Available window functions

Any and all aggregate function you already know can be used against a
window frame rather than a grouping clause, so you can already go use
sum, min, max, count, avg and the other you’re used to.

You might already know that it’s possible with PostgreSQL to use
the CREATE AGGREGATE command to register your own custom aggregate. Any such custom aggregate can then be given a window frame definition to work against too.

As an exercize to the reader, implement a weighted average aggregate and use it against a table where you have at least three columns: a date, a weight and a measure, with several measures per day. Now compute your weighted average by applying your own aggregate to your data set, either in a grouping clause or a window frame.

PostgreSQL of course is included with built-in aggregate functions and a number of built-in window functions.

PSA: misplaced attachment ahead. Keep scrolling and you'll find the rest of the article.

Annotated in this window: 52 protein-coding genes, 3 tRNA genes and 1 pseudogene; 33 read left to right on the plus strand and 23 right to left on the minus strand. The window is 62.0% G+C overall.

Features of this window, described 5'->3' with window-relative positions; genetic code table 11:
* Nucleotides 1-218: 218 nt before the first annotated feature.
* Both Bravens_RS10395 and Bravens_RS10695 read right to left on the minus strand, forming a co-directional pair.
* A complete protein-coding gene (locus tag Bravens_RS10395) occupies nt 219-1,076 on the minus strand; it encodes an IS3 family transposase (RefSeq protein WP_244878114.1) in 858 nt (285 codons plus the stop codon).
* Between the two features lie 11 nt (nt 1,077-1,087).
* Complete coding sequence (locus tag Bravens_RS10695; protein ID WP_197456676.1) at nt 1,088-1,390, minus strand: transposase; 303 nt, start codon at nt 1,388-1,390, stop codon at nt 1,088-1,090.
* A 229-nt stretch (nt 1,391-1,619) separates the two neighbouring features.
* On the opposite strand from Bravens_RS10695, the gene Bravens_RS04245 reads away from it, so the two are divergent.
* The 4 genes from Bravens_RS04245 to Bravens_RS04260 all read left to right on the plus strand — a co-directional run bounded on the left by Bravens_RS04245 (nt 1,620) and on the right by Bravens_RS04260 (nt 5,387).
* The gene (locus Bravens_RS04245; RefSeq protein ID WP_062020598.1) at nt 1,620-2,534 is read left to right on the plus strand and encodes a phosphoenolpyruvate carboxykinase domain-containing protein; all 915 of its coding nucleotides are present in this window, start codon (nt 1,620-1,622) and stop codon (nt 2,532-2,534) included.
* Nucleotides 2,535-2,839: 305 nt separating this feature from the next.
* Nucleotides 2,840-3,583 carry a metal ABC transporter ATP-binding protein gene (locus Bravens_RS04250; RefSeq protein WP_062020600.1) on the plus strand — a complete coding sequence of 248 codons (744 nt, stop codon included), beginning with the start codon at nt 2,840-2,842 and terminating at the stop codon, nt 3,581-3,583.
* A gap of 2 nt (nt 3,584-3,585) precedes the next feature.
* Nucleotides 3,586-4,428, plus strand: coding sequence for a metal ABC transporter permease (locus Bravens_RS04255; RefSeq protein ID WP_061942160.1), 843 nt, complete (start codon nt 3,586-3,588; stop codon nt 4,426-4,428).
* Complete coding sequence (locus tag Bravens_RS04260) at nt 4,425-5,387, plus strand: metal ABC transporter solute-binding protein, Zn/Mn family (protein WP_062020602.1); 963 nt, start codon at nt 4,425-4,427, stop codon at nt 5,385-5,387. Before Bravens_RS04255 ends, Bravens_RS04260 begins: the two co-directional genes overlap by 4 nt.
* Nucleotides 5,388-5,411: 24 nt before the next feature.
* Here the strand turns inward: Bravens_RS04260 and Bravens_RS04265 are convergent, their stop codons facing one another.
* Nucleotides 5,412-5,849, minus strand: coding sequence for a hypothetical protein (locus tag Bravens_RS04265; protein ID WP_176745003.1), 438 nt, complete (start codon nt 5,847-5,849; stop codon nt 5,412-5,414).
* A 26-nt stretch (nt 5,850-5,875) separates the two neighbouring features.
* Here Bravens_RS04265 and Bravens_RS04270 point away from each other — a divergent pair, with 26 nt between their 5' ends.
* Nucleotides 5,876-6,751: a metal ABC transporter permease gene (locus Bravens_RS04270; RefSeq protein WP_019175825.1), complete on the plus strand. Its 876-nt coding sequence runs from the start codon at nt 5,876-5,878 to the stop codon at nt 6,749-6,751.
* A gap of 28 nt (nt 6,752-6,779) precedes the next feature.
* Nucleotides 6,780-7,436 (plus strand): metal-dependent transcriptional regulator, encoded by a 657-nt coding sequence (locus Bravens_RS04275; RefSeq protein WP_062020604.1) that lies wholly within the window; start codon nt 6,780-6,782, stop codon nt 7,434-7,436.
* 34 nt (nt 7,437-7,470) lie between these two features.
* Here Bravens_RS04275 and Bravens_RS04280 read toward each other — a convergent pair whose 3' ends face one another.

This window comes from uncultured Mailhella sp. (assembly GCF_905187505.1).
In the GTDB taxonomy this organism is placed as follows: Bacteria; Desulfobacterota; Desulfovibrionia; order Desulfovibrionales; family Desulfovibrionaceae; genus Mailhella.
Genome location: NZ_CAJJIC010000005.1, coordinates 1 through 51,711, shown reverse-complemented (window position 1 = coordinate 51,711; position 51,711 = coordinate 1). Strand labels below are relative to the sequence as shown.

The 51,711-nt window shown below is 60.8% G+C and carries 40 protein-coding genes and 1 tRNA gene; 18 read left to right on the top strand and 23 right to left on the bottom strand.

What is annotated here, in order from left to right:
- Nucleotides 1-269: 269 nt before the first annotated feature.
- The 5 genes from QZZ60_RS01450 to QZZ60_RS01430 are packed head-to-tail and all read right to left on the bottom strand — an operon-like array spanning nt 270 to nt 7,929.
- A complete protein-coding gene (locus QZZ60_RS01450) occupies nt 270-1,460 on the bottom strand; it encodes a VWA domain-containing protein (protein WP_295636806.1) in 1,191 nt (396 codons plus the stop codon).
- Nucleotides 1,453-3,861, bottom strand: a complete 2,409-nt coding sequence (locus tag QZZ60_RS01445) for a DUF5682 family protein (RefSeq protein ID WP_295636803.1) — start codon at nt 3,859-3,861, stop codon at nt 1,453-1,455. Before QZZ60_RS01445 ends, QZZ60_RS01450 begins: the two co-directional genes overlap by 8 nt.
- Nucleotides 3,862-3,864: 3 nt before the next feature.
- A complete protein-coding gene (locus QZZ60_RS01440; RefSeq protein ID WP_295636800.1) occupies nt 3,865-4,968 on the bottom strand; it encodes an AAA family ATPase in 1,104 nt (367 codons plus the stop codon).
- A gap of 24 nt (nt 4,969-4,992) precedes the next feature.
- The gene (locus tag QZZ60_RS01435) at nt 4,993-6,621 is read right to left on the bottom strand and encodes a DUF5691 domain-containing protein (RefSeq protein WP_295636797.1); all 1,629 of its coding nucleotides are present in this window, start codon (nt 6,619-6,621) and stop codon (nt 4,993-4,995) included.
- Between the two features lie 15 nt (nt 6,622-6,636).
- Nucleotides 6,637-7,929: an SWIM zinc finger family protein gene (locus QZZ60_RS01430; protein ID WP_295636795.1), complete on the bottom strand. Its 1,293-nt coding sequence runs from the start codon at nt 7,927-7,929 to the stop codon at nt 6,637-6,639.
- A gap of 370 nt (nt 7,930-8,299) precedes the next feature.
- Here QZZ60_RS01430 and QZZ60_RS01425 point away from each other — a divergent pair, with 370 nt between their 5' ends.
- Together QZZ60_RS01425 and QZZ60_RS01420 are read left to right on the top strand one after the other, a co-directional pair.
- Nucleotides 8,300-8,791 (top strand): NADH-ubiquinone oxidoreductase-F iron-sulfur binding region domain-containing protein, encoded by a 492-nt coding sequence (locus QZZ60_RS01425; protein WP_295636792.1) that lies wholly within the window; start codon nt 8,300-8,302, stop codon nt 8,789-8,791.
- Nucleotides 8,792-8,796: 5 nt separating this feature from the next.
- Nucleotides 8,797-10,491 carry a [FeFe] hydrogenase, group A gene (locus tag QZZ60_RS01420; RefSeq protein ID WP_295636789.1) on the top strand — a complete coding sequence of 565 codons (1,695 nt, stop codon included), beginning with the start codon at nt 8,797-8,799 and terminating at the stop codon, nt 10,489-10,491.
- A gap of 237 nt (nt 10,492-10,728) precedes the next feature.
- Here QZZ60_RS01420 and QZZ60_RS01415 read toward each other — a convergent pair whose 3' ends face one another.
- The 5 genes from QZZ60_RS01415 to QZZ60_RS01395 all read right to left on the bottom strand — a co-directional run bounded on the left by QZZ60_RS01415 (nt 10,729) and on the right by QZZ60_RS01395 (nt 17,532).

select surname,
position,
row_number()
over(order by fastestlapspeed::numeric)
as "fastest",
ntile(3) over w as "group",
lag(surname, 1) over w as "previous",
lead(surname, 1) over w as "next"
from results
join drivers using(driverid)
where raceid = 890
window w as (order by position)
order by position;

In this example you can see that we are reusing the same window definition several times, so we’re giving it a name to simplify the SQL. In this query we are fetching for each driver its position in the results, its position in terms of fastest lap speed, a group number if we divide the drivers into a set of 4 groups thanks to the ntile() function, the name of the previous driver who made it, and the name of the driver immediately next to the current one, thanks to the lag() an lead() functions:

    surname    | position | fastest | group |   previous    |     next      
---------------+----------+---------+-------+---------------+---------------
Hamilton | 1 | 20 | 1 | ⦱ | Räikkönen